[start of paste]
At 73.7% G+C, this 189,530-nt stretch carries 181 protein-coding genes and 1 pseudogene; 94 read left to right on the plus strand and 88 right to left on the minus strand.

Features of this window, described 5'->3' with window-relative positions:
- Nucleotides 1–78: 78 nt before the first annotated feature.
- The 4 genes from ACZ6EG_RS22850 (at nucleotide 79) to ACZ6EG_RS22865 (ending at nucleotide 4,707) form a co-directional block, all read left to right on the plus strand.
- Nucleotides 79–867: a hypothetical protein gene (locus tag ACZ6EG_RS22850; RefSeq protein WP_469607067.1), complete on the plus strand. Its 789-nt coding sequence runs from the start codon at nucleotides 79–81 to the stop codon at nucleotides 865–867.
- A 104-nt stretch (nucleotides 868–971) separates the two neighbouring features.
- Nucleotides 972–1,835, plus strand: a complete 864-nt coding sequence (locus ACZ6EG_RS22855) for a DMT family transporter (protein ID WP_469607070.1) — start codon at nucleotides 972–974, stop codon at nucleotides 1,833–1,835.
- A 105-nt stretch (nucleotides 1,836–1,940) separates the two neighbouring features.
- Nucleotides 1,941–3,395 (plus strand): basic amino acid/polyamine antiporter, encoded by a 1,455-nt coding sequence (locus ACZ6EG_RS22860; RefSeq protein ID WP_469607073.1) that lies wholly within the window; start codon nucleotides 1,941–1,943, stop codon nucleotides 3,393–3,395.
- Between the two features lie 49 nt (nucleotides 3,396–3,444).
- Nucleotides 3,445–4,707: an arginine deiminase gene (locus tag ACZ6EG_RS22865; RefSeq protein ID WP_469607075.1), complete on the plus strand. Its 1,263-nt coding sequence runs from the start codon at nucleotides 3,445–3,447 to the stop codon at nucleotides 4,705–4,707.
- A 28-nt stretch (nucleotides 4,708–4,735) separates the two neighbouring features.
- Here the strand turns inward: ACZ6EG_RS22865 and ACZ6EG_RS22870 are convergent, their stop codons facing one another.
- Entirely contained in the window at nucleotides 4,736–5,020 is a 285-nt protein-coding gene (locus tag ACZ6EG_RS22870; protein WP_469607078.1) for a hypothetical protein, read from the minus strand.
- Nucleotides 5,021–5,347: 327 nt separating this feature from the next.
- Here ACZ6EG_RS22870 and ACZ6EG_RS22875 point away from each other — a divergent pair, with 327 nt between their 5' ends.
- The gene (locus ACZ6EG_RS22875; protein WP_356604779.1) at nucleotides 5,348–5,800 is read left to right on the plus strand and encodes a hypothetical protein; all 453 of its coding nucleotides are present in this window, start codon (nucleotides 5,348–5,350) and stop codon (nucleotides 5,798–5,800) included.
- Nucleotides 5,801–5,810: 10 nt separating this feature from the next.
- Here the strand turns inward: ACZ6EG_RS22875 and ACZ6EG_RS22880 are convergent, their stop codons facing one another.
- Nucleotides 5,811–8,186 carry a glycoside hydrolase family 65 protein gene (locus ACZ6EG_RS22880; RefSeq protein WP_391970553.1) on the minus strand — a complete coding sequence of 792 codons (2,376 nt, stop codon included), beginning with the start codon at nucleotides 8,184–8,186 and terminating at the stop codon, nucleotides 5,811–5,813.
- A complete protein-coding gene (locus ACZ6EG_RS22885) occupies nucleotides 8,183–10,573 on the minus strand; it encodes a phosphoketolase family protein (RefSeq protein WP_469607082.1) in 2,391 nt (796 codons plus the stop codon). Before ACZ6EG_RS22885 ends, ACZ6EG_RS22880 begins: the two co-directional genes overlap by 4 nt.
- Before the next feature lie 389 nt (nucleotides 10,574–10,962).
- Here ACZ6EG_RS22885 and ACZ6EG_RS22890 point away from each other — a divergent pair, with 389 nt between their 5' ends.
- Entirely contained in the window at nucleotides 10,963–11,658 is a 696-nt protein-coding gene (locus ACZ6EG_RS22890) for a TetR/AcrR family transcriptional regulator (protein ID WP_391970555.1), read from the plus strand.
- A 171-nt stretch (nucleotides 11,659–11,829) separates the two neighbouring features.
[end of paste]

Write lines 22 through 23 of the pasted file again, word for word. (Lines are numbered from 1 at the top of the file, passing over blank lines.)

- Before the next feature lie 389 nt (nucleotides 10,574–10,962).
- Here ACZ6EG_RS22885 and ACZ6EG_RS22890 point away from each other — a divergent pair, with 389 nt between their 5' ends.